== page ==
I have a friend who lives in Boston but his kids are in Istanbul right now visiting their grandparents. State Department is telling them shelter in place for now.
So obviously, the situation is more complicated than my armchair take. This person, who knows more than I do takes issue with the term "secularist," preferring "kemalist" (ie, pandering to a different strain of conservative religious folk than Erdogan).
If this apparently failed coup was what I think it was, I wish it had been successful. That is to say, I dispute the democratic legitimacy of Erdogan's power and have at least as much faith in the good intentions of the officer corps of the Turkish army as I do in him. He would do well not to make the post-coup purge/witch hunt too unseemly or brutal, although that's kind of his thing.
Easy for me to say as an American, I know.
The american police are so tentative compared to Erdogan's guards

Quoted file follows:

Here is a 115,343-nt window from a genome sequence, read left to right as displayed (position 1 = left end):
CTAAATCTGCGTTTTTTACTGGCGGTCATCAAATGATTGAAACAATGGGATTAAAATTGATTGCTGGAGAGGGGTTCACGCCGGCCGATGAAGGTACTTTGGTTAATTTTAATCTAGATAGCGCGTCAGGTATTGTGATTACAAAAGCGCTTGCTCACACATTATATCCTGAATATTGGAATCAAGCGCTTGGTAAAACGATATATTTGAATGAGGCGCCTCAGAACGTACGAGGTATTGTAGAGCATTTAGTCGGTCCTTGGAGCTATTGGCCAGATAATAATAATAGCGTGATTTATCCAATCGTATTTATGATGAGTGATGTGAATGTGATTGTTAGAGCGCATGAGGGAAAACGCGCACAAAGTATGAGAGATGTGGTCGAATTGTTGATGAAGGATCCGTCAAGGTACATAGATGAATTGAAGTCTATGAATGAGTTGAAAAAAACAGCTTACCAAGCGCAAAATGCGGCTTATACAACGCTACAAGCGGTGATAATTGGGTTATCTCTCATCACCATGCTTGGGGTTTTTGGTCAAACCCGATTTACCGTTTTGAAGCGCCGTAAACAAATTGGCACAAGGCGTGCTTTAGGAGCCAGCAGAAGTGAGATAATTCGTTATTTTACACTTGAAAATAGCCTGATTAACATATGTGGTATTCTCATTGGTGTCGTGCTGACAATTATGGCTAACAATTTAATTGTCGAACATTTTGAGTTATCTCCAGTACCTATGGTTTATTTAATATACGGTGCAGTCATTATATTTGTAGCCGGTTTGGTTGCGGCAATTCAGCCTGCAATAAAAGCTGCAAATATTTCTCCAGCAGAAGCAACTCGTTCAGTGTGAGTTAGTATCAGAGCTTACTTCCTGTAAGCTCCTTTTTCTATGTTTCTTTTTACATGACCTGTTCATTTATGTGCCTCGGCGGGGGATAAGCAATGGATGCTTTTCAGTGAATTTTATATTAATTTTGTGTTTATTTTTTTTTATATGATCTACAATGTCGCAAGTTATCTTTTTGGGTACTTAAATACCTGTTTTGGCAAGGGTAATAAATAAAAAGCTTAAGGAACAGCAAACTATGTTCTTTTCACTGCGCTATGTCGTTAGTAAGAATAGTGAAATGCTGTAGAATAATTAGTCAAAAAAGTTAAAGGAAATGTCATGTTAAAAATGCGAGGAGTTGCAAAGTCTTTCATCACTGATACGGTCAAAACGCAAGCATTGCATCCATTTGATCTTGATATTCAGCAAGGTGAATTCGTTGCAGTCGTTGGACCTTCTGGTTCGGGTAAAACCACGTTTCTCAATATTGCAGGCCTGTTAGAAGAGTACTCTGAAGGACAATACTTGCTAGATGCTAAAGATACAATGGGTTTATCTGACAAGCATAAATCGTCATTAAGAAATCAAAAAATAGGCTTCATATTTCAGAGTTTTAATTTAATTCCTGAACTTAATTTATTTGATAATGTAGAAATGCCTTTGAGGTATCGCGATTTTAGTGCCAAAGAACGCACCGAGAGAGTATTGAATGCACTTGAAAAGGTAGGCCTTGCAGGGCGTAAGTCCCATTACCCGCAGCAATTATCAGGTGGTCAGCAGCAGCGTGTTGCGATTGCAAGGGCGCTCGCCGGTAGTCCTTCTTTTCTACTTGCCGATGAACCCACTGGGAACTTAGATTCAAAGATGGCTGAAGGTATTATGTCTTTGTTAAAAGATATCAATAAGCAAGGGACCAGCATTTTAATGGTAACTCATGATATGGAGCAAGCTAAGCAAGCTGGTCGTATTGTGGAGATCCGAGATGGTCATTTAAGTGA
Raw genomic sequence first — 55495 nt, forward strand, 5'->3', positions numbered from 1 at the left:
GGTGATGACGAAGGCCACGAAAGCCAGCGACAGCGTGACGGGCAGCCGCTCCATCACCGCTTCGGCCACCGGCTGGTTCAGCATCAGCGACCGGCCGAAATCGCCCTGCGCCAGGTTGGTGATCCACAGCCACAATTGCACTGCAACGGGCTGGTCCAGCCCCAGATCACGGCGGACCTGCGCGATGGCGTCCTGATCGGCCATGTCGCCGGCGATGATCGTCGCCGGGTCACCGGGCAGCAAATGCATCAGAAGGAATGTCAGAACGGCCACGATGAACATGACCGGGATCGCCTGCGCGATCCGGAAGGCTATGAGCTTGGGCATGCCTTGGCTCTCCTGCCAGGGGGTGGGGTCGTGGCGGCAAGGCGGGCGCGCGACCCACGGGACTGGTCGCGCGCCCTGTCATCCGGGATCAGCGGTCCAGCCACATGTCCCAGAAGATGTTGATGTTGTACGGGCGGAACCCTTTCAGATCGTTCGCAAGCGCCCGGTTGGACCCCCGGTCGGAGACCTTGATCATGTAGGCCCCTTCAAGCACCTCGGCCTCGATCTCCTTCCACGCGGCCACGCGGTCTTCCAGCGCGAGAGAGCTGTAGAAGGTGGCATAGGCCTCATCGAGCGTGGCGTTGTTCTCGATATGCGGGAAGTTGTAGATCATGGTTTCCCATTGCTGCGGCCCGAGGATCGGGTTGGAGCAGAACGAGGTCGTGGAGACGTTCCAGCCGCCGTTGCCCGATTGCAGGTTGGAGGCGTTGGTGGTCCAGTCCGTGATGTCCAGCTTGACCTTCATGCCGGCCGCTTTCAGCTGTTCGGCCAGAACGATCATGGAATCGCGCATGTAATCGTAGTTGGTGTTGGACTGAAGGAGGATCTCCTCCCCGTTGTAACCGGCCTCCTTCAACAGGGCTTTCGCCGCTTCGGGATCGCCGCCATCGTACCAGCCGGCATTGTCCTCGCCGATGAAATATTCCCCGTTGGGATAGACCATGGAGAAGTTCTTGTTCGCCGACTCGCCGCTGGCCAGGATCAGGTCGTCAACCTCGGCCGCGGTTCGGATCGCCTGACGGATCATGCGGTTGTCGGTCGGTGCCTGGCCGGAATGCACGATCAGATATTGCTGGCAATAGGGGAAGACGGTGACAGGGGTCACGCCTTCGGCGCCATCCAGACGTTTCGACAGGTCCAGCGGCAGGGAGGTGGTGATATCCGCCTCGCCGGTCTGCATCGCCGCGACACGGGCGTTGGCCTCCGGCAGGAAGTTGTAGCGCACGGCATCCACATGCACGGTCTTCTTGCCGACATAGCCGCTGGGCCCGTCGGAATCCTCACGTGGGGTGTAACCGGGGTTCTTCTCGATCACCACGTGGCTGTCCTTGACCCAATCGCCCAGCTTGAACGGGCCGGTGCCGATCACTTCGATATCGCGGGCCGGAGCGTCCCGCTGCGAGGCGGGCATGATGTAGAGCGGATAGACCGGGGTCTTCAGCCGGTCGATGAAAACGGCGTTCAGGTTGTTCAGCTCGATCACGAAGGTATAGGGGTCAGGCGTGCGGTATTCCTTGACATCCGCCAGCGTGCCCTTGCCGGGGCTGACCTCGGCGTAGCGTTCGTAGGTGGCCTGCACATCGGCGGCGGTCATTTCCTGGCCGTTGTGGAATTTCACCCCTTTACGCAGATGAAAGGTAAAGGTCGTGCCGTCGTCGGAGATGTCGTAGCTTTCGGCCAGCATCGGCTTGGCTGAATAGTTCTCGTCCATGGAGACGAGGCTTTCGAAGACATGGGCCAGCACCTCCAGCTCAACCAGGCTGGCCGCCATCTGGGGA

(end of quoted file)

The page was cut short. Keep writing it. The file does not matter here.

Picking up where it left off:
in that video. Bigger & more armored too, but the bodyguards are the kickers.
I've been reading the Kapka Kassabova book about Thrace, a region
encompassing parts of Turkey, Greece, & a lot of Bulgaria. Great book!
She goes into detail about Bulgaria's Turkish assimilation campaign
in the 80's. You weren't allowed to be Turkish there, people had to
change their names, speak another language, let the banks take all
their money.. they were like Mexicans here - built the place, but no
rights. Lots got killed.
It's so easy here to forget how crazy the "European identity" is - the
nationalist, fortress mentality. Turkey, our biggest ally & full of huge
US air bases, was still excluded from one of the poorest, shittiest &
meanest countries in Europe in the 80s. And now they can repress
their own ethnic minority, one that will never go away, & one which
represents a women's movement to much of world.